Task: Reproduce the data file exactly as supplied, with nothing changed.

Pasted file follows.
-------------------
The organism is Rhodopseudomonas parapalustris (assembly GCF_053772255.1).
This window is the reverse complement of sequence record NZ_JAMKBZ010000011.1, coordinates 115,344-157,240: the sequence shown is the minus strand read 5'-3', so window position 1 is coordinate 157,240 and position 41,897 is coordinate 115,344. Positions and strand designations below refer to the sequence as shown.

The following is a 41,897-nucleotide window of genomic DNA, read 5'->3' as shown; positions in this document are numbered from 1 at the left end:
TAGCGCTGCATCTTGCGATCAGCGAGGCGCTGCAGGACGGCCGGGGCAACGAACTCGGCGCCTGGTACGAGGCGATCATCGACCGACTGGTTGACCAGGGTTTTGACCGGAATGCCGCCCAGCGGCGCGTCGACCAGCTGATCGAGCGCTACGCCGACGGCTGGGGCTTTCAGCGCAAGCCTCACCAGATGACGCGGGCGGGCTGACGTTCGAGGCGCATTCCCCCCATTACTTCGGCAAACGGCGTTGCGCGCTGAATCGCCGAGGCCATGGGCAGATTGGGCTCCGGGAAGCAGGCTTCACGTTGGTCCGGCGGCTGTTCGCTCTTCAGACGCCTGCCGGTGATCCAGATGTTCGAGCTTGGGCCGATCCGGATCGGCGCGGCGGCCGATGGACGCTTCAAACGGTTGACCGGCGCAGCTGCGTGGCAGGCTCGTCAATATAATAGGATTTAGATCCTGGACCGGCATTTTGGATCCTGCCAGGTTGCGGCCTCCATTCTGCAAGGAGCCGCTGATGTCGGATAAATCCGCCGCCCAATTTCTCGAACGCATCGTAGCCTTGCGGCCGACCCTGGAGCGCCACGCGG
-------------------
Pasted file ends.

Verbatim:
The organism is Rhodopseudomonas parapalustris (assembly GCF_053772255.1).
This window is the reverse complement of sequence record NZ_JAMKBZ010000011.1, coordinates 115,344-157,240: the sequence shown is the minus strand read 5'-3', so window position 1 is coordinate 157,240 and position 41,897 is coordinate 115,344. Positions and strand designations below refer to the sequence as shown.

The following is a 41,897-nucleotide window of genomic DNA, read 5'->3' as shown; positions in this document are numbered from 1 at the left end:
TAGCGCTGCATCTTGCGATCAGCGAGGCGCTGCAGGACGGCCGGGGCAACGAACTCGGCGCCTGGTACGAGGCGATCATCGACCGACTGGTTGACCAGGGTTTTGACCGGAATGCCGCCCAGCGGCGCGTCGACCAGCTGATCGAGCGCTACGCCGACGGCTGGGGCTTTCAGCGCAAGCCTCACCAGATGACGCGGGCGGGCTGACGTTCGAGGCGCATTCCCCCCATTACTTCGGCAAACGGCGTTGCGCGCTGAATCGCCGAGGCCATGGGCAGATTGGGCTCCGGGAAGCAGGCTTCACGTTGGTCCGGCGGCTGTTCGCTCTTCAGACGCCTGCCGGTGATCCAGATGTTCGAGCTTGGGCCGATCCGGATCGGCGCGGCGGCCGATGGACGCTTCAAACGGTTGACCGGCGCAGCTGCGTGGCAGGCTCGTCAATATAATAGGATTTAGATCCTGGACCGGCATTTTGGATCCTGCCAGGTTGCGGCCTCCATTCTGCAAGGAGCCGCTGATGTCGGATAAATCCGCCGCCCAATTTCTCGAACGCATCGTAGCCTTGCGGCCGACCCTGGAGCGCCACGCGG